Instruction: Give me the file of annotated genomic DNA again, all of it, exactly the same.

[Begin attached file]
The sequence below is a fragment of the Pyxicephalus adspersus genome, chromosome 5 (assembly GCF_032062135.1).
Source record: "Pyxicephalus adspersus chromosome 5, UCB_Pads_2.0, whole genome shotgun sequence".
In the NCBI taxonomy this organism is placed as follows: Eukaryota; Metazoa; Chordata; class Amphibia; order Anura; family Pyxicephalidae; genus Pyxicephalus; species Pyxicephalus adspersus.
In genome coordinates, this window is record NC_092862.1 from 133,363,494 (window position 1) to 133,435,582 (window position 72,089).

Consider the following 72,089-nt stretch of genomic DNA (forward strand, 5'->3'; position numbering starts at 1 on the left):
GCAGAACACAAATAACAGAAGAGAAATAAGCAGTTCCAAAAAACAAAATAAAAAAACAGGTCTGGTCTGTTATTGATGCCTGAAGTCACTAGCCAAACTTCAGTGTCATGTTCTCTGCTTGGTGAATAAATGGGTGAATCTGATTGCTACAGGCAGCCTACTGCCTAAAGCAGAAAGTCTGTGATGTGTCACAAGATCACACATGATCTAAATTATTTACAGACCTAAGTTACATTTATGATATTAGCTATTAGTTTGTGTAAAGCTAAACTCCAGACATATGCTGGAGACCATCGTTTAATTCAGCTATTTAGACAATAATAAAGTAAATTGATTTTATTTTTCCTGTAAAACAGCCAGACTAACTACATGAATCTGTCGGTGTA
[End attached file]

The sequence below is a fragment of the Pyxicephalus adspersus genome, chromosome 5 (assembly GCF_032062135.1).
Source record: "Pyxicephalus adspersus chromosome 5, UCB_Pads_2.0, whole genome shotgun sequence".
In the NCBI taxonomy this organism is placed as follows: Eukaryota; Metazoa; Chordata; class Amphibia; order Anura; family Pyxicephalidae; genus Pyxicephalus; species Pyxicephalus adspersus.
In genome coordinates, this window is record NC_092862.1 from 133,363,494 (window position 1) to 133,435,582 (window position 72,089).

Consider the following 72,089-nt stretch of genomic DNA (forward strand, 5'->3'; position numbering starts at 1 on the left):
GCAGAACACAAATAACAGAAGAGAAATAAGCAGTTCCAAAAAACAAAATAAAAAAACAGGTCTGGTCTGTTATTGATGCCTGAAGTCACTAGCCAAACTTCAGTGTCATGTTCTCTGCTTGGTGAATAAATGGGTGAATCTGATTGCTACAGGCAGCCTACTGCCTAAAGCAGAAAGTCTGTGATGTGTCACAAGATCACACATGATCTAAATTATTTACAGACCTAAGTTACATTTATGATATTAGCTATTAGTTTGTGTAAAGCTAAACTCCAGACATATGCTGGAGACCATCGTTTAATTCAGCTATTTAGACAATAATAAAGTAAATTGATTTTATTTTTCCTGTAAAACAGCCAGACTAACTACATGAATCTGTCGGTGTA